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Ailerons - 7/31/2007
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Countersunk the aileron spar and reinforcement platesCountersunk the aileron spar and reinforcement plates
I haven't worked on the RV for quite a while because of tennis elbow in my right arm. From all of the articles I've read, the only way to get rid of it is to not use your arm, great... It felt good to get back to work. I spoke with some nice folks from Canada at the RV BBQ at Oshkosh. He said that he is going to re-order the parts to build his ailerons again because they just didn't come out right. He said that they were warped when he got through. These puppies are really tough to put together.
My spar holder jig came in handy (again)My spar holder jig came in handy (again)
I used my hole checker (piece of sheet aluminum with a dimple in it) to make sure that the depth of the countersink was OK.
UPDATE: I have received several emails from builders who are having to re-order new aileron spars because they countersunk these holes too deep. They found that when it came time to start clecoing the skins to the spar, the clecos wouldn't stay in at all because the countersunk increased the size of the rivet hole. You may want to do an occasional check by clecoing on a dimpled scrap piece of sheet metal to the countersunk hole just to make sure that the cleco will hold. There is a incredible amount of tension placed on these holes when it comes time to clecoing on the leading edge skin.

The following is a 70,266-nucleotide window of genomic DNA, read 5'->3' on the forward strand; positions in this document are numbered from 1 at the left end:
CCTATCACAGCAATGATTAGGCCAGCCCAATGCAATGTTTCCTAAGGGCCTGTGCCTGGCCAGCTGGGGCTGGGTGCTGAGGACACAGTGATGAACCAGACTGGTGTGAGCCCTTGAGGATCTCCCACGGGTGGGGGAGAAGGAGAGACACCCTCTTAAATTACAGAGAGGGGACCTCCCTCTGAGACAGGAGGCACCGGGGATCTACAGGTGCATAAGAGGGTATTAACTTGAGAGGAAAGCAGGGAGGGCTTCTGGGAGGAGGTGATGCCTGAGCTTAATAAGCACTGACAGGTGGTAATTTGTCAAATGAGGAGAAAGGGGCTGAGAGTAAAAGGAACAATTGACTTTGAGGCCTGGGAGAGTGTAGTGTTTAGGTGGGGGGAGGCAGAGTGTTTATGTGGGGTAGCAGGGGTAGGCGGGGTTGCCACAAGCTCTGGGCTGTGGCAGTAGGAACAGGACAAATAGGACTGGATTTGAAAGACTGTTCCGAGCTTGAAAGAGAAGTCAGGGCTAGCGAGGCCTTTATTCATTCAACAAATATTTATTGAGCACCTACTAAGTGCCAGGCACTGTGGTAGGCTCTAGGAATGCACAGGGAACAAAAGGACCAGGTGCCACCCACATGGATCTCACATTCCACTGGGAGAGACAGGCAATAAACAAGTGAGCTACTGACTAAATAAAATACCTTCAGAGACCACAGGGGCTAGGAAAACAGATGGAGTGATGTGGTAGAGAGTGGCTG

Countersunk the trailing edge wedgeCountersunk the trailing edge wedge
I clecoed the wedge into the table holes that I drilled when putting the aileron parts together.
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This website was built to document the construction of an RV-9A in compliance with the FAA requirements needed to certify the aircraft. Any experiences and/or comments are by no means to be considered as instructions on how to build an RV-9A or any other aircraft.
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